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December 7, 2015 Experts Corner

Cyber liability insurance a must for small biz

Joseph “Jay” Arcata

With the holidays fast approaching, the phrases “data breach” or “cyber attack” are almost certain to reach the public consciousness, undoubtedly in reference to some large retail corporation that has been afflicted with one of the aforementioned ills. While cyber attacks on high-profile companies are often newsworthy for the scale and breadth of the breach, studies have shown that smaller businesses are actually at greater risk of a data breach than their larger counterparts.

If your business has a website, accepts credit or debit cards, stores information on a server or in any other electronic information repository, it is a target for cyber criminals. Cyber criminals can obtain customers' social security numbers, credit card numbers and other personal identifying information. In addition, they may also gain access to sensitive business information, such as bank account numbers or intellectual property.

Recovering from a data breach can cost a business thousands of dollars as well as reputational harm. Despite this, small businesses may be unaware of the risks presented by cyber attacks or they may simply not have the resources to ensure that their data is properly secured.

Whatever the reason, the one step that small and medium-sized businesses can take to guard against the financial hardships that can result from a data breach is to purchase cyber-liability insurance.

Regardless of size, essentially every organization that uses technology to conduct its business faces cyber risks. Under Connecticut's new data security laws, effective Oct. 1, 2015, a data breach will require any person or entity conducting business in Connecticut to give notice “without unreasonable delay,” but no later than 90 days after discovery of the breach, to state residents whose personal information was breached or reasonably believed to have been breached.

Of note, the law also requires the provision of at least 12 months of free identity theft prevention and mitigation services, but only in cases where Social Security numbers are breached or reasonably believed to have been breached.

Cyber liability insurance is designed to cover the first and third-party risks associated with doing business in the technological age. Coverage provided by a cyber liability policy may include:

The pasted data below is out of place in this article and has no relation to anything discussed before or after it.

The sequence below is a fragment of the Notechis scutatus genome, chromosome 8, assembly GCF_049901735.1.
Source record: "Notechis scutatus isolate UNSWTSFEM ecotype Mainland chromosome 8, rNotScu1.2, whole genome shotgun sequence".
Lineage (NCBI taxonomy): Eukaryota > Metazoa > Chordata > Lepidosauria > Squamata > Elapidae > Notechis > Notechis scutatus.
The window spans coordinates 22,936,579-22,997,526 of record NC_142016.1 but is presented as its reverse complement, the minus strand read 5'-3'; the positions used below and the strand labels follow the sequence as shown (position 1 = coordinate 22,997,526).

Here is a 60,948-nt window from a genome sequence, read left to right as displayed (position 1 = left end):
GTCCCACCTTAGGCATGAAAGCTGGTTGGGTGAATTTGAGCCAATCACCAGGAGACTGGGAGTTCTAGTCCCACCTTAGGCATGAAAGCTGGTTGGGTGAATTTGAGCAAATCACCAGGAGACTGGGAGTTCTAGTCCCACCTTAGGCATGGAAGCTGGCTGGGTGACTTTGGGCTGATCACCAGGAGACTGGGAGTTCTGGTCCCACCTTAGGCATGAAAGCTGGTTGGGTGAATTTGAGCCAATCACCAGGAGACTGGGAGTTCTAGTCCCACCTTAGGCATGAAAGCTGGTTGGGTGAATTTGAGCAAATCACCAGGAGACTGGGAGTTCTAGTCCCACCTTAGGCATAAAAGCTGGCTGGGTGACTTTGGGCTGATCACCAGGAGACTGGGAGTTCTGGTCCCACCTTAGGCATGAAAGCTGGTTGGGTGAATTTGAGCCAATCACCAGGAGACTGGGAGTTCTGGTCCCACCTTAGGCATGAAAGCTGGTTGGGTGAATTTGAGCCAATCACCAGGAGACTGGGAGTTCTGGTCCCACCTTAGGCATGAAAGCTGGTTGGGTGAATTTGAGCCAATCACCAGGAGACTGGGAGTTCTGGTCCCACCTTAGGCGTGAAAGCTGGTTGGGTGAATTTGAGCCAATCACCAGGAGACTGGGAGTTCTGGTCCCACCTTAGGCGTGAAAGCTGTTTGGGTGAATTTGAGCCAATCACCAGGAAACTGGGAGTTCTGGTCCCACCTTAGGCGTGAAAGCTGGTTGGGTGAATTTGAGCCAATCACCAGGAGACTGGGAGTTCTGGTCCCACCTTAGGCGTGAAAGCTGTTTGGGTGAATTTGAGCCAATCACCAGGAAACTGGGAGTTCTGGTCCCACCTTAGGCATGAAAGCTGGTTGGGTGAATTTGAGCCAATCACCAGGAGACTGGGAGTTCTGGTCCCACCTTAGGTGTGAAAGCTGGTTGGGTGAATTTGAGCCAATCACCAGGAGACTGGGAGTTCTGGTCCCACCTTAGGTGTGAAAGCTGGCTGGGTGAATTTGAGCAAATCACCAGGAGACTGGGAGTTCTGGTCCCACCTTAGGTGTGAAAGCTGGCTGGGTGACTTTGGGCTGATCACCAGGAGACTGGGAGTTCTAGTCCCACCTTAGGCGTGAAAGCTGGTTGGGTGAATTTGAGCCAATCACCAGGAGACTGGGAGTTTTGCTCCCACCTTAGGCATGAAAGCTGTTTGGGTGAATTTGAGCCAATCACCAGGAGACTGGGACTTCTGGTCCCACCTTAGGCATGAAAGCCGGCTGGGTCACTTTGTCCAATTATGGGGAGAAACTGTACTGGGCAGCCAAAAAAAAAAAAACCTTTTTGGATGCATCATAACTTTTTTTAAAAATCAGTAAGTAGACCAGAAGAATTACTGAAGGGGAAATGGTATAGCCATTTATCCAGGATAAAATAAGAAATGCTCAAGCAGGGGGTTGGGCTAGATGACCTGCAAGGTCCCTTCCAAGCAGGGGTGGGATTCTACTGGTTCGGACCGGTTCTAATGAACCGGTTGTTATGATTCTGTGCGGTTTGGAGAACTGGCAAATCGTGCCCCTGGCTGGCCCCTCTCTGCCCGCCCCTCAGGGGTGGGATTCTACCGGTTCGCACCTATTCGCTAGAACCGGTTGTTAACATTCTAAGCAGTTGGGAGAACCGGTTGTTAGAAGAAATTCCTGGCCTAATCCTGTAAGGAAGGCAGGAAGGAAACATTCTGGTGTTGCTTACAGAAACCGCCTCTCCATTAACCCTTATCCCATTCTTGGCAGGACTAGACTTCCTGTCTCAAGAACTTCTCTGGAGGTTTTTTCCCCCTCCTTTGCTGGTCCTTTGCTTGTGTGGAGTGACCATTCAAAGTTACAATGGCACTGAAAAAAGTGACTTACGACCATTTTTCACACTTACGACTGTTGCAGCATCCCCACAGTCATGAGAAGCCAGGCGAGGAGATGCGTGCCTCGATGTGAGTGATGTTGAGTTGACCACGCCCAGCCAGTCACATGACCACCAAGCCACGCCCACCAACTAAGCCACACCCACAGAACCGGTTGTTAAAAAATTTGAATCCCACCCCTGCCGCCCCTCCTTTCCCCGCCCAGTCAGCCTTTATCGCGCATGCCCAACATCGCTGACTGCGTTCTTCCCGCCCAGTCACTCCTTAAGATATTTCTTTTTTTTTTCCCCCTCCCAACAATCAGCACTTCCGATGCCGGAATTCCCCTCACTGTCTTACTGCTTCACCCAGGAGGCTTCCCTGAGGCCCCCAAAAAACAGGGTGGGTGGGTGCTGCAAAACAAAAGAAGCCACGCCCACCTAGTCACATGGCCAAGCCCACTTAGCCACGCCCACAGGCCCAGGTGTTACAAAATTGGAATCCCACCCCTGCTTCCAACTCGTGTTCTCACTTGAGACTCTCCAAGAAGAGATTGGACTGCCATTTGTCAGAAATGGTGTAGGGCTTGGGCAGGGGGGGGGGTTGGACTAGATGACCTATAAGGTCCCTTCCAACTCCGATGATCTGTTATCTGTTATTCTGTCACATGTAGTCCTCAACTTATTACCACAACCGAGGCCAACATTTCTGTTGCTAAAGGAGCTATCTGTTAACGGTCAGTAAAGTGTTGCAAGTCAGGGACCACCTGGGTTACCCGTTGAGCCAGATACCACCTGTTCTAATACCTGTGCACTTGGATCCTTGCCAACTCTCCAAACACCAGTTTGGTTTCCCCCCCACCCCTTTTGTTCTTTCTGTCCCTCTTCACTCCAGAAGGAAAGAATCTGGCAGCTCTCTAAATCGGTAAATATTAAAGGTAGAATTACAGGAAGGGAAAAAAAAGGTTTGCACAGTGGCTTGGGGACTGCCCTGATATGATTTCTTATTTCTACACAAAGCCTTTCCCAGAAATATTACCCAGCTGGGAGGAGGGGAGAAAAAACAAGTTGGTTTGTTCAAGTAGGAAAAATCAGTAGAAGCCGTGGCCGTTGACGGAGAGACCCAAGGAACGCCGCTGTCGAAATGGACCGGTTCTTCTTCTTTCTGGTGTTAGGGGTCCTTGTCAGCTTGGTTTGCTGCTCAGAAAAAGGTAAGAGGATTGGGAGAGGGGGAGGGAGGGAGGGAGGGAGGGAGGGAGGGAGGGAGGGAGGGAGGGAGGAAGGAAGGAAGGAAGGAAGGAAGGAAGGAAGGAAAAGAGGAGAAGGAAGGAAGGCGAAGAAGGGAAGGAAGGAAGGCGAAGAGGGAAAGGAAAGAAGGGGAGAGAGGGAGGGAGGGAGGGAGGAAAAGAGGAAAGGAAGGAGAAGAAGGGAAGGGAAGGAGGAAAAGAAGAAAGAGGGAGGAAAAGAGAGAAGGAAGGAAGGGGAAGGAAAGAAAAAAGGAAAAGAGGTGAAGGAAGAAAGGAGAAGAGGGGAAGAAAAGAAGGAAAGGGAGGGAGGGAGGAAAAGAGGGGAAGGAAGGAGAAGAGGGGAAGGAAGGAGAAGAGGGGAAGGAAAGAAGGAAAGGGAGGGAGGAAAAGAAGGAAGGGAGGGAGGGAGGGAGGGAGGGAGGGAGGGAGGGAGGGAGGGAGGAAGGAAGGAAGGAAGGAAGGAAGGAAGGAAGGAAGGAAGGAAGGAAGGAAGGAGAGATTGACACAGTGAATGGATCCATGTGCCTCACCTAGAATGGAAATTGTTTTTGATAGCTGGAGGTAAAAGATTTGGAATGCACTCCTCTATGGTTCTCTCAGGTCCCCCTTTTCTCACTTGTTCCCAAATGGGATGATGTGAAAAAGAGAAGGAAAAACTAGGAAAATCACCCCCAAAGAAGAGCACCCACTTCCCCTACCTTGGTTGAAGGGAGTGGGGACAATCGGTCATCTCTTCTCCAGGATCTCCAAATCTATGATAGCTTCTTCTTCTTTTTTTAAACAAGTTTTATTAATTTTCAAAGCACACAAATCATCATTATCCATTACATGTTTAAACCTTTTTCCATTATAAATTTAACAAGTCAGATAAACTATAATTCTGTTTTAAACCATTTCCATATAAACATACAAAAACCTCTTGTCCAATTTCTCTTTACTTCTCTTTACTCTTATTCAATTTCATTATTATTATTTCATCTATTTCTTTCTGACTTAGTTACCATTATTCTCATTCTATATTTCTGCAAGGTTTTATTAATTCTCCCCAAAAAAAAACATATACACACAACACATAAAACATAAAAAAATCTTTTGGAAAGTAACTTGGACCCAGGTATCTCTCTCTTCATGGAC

• Reimbursement for expenses incurred by your business in responding to a covered event;

• Notification costs to notify customers and other individuals impacted by a covered event;

• Costs of credit monitoring and credit restoration services provided to impacted individuals;

• Public relations consultation expenses in the event of a covered event;

• Loss of business income; and

• Defense costs in the event that legal action is taken, including fines and penalties.

When purchasing cyber-liability insurance, an important consideration is whether the policy has “pay on behalf of” or “reimbursement” wording. A “pay on behalf of” policy requires the insurer to pay covered expenses directly, as opposed to having the insured pay and submit those expenses to the carrier for reimbursement. A “pay on behalf of” policy is generally preferable, albeit more expensive, as it does not require a business to pay for costs up front out of its own pocket and puts the onus on the insurer to manage the breach response process.

Recovering from a data breach or other cyber attack can result in financial hardship to any business. According to a 2013 National Small Business Association survey, 44 percent of small business respondents suffered at least one cyber attack and lost an average of $8,699 in the process.

In 2014, the number of small business respondents who suffered a cyber attack grew to 50 percent and associated losses more than doubled to $20,752.

These incidents have become an expensive reality and, unfortunately, are not going away anytime soon. It is, therefore, imperative that small businesses take the necessary steps to mitigate these risks.

Joseph “Jay” Arcata is a partner at Hartford law firm Halloran & Sage, where he focuses insurance and business litigation.

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